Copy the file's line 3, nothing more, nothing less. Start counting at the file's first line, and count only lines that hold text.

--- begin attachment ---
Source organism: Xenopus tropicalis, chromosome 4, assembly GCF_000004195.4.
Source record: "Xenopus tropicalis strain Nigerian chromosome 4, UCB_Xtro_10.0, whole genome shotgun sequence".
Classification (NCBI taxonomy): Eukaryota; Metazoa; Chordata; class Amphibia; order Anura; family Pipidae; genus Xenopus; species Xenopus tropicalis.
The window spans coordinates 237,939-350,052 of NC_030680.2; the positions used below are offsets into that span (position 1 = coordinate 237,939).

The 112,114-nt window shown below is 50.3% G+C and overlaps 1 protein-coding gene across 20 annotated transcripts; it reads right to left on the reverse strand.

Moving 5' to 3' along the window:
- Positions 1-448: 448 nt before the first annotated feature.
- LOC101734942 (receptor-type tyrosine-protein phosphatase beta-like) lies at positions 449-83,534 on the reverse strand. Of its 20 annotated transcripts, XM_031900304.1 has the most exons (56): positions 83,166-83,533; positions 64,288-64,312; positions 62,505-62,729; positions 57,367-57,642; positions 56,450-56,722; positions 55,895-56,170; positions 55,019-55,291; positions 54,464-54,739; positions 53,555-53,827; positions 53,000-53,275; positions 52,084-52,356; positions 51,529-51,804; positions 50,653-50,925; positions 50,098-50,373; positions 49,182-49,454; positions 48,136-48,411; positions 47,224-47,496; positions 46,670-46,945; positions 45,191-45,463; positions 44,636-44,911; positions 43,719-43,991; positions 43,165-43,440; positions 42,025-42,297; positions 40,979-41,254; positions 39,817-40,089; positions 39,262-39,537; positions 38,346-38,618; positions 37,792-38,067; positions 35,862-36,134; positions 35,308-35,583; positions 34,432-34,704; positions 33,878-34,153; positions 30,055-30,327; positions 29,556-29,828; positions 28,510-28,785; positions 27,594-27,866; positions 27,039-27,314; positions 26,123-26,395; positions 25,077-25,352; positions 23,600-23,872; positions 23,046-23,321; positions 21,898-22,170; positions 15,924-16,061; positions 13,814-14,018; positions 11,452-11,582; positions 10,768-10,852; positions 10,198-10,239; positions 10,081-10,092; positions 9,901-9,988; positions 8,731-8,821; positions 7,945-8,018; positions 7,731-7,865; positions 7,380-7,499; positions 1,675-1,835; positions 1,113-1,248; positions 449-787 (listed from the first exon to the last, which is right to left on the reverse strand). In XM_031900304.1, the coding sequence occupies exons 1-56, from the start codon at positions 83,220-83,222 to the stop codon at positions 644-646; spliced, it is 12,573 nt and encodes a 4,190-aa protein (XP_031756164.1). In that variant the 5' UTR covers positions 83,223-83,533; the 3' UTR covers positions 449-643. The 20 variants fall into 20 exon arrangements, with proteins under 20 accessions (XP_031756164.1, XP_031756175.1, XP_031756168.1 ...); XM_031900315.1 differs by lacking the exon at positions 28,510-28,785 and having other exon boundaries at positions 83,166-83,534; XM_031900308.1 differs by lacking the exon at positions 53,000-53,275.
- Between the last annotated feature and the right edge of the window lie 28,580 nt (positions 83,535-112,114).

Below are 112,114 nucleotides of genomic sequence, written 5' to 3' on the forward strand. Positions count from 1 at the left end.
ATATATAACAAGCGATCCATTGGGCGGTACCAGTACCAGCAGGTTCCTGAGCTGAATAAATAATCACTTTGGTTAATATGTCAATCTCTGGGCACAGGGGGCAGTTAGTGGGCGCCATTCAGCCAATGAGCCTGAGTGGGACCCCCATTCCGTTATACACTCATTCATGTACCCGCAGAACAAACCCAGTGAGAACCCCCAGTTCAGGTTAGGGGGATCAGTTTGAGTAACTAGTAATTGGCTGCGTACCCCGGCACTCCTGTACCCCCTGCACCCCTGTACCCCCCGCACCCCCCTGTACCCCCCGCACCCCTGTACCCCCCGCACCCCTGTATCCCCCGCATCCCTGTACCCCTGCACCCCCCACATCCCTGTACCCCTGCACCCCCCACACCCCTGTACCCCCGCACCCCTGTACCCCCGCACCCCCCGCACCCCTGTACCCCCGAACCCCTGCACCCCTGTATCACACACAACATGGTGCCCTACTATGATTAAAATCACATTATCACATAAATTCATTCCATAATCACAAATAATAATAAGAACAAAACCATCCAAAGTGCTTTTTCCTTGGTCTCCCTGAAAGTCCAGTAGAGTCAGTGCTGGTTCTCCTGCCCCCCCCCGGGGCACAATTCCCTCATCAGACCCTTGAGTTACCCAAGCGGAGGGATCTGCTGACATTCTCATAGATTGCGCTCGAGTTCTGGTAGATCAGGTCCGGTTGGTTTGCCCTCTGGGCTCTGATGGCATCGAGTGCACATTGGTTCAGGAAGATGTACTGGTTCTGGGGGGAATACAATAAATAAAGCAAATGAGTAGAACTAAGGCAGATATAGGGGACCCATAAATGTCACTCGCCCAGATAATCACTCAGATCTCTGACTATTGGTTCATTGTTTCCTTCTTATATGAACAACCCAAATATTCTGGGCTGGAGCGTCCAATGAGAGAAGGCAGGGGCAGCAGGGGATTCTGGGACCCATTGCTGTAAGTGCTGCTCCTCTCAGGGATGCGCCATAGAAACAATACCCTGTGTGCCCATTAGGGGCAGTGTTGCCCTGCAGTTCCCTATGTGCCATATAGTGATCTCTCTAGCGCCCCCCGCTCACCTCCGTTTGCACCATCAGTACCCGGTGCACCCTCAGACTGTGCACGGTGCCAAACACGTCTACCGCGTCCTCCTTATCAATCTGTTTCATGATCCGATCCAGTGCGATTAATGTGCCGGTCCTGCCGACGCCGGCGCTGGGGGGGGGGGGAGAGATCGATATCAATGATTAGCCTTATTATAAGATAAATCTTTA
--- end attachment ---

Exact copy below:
Classification (NCBI taxonomy): Eukaryota; Metazoa; Chordata; class Amphibia; order Anura; family Pipidae; genus Xenopus; species Xenopus tropicalis.